(If you have a splash guard for your bowl, this is a good recipe to use it with.)

Mix the Crisco and butter at a slow speed until creamy.
Add the cocoa. Mix again until the cocoa is all incorporated.
Add the powdered sugar, vanilla, and most of the water. Beat at medium speed for a few minutes.
Test the spreadability and add water if necessary.

Spooky_789 Posted 22 Mar 2012 , 3:56am
post #11 of 20

Oops - computer issues. Duplicate post.

Spooky_789 Posted 22 Mar 2012 , 3:58am
post #12 of 20

Sorry, another duplicate post.

Spooky_789 Posted 22 Mar 2012 , 4:01am
post #13 of 20

I promise it wasn't the user! icon_biggrin.gificon_lol.gif

Spooky_789 Posted 22 Mar 2012 , 4:02am
post #14 of 20

Egads! Darn computers. lol

denetteb Posted 22 Mar 2012 , 4:05am
post #15 of 20

The last time I made a chocolate buttercream, I used my usual buttercream and substituted some cocoa powder for equal amount of powdered sugar. It needed a little extra liquid. I used chocolate syrup as part of the liquid for added chocolate flavor. It was yummy and the syrup gave it an extra color boost. You could also add some brown coloring to make it darker brown.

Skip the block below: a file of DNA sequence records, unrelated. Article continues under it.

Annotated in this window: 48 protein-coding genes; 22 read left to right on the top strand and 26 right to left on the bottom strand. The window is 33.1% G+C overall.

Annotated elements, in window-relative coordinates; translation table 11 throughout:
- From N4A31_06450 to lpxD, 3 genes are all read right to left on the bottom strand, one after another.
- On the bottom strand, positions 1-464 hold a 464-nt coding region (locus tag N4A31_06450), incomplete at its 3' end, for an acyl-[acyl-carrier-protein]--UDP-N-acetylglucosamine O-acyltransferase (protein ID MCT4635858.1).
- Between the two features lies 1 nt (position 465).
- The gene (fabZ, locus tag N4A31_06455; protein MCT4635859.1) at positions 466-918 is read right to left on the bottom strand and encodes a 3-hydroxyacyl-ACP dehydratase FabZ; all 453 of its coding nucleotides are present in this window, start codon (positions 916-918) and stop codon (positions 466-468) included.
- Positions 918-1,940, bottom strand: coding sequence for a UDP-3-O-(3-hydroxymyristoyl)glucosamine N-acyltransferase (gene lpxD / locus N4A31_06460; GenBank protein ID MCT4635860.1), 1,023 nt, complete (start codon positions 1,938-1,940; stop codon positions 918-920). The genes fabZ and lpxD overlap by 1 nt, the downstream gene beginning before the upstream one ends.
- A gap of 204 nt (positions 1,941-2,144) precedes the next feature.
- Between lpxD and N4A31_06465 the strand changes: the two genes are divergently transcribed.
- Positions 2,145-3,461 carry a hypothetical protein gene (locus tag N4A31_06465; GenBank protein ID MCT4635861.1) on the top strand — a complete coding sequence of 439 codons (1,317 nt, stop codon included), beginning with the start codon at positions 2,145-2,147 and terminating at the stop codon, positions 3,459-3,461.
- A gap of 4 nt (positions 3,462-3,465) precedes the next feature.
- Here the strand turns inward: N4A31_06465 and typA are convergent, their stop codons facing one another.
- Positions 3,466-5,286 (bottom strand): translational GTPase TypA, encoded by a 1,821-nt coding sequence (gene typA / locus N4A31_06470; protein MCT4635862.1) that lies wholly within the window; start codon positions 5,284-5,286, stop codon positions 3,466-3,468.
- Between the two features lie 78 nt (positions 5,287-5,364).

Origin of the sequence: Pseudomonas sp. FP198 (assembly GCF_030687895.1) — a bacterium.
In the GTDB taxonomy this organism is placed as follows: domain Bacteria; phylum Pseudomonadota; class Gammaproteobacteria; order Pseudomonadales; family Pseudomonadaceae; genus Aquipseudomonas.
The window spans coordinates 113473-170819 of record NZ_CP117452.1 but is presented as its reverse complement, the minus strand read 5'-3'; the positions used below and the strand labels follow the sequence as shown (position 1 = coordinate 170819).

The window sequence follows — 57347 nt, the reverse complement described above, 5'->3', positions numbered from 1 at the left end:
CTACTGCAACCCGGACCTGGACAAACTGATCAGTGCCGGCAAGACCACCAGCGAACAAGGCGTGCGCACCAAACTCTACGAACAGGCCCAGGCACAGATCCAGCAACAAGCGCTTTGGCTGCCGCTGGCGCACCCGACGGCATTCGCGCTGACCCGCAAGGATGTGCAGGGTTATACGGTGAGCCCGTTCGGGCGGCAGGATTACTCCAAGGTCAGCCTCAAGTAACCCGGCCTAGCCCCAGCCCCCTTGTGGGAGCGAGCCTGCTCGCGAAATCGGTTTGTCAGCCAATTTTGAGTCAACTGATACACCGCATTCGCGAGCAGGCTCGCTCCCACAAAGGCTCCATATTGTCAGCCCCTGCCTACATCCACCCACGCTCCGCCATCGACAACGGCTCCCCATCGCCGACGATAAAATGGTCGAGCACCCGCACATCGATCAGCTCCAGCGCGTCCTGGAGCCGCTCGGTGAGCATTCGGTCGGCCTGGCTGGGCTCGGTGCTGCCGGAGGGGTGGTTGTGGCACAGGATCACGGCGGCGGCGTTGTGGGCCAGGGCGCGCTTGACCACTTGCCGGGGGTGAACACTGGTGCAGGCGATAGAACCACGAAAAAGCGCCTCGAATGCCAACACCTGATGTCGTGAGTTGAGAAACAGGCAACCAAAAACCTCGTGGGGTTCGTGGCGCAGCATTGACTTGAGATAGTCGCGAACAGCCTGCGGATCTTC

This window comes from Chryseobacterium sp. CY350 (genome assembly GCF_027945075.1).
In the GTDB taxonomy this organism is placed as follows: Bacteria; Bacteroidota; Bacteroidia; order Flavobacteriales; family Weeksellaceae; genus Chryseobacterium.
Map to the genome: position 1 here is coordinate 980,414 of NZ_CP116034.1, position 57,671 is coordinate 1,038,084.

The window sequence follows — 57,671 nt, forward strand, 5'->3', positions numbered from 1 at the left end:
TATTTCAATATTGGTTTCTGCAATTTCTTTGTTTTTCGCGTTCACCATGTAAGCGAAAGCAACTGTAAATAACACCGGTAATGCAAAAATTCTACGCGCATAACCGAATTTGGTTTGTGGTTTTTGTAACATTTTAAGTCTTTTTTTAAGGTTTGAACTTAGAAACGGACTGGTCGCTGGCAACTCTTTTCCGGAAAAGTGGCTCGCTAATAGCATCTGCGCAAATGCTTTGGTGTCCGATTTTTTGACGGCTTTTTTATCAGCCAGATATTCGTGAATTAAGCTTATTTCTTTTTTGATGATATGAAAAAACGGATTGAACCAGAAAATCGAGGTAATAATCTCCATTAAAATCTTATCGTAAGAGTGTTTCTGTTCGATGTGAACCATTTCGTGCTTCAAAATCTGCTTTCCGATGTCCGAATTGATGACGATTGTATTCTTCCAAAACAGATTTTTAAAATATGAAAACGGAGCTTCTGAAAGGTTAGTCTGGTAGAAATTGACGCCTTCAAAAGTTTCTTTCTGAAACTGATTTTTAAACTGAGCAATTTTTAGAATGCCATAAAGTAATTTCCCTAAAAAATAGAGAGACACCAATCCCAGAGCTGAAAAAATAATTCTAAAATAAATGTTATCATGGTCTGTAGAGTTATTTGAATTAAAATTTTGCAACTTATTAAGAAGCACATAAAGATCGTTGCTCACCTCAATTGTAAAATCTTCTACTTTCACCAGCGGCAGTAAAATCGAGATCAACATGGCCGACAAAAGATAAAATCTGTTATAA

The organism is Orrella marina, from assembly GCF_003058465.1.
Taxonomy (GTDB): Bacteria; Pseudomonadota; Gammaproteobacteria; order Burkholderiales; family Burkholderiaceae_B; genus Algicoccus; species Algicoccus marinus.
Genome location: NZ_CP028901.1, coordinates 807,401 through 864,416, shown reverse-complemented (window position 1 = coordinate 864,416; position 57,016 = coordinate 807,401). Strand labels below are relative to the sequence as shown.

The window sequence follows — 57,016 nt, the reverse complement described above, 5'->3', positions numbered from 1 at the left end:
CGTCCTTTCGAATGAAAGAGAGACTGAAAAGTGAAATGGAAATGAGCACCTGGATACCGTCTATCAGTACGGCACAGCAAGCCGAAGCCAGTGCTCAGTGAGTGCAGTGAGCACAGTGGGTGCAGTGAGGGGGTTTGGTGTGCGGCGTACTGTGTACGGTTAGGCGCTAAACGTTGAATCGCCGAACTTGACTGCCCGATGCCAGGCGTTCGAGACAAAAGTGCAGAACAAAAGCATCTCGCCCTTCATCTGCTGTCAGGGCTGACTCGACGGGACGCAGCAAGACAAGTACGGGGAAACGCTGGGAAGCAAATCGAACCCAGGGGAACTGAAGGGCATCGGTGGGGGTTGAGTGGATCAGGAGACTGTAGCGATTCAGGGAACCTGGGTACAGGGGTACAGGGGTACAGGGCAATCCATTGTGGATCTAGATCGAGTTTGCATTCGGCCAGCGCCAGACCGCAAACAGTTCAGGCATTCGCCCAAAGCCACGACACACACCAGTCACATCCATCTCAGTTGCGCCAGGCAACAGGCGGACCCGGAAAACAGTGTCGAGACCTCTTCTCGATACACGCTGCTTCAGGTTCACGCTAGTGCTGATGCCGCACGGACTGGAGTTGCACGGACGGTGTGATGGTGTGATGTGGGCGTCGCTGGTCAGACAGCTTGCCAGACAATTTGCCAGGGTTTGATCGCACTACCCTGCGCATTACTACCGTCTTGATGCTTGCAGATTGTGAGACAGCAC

Spooky_789 Posted 22 Mar 2012 , 4:05am
post #16 of 20

Really? Wow.

Spooky_789 Posted 22 Mar 2012 , 4:07am
post #17 of 20

Does anyone know how to actually delete duplicate posts rather than just deleting the content? I'm sorry for all these duplicates! CC actually timed out, and when I went back, there were like 7 or 8 of my responses. Ugh.

AnnieCahill Posted 22 Mar 2012 , 10:53am
post #18 of 20

Thanks Spooky! And I remember Jeanne G! What ever happened to her and Squirrelly Cakes? I joined the Wilton forums a loooonnng time ago, but I hardly visit there anymore!

Spooky_789 Posted 22 Mar 2012 , 1:15pm
post #19 of 20

I'm not sure. I've been on the forum about a year and she was gone long before then. From what I understand, she took a break, but hasn't returned. Some members are friends with her on Facebook, so she is doing well. Not sure if she is still caking or not. But when you find her posts, they provide great advice and recipes.

AnnieCahill Posted 22 Mar 2012 , 1:36pm
post #20 of 20

Yep I agree. A long time ago she used to share all kind of recipes with me.

Thanks again!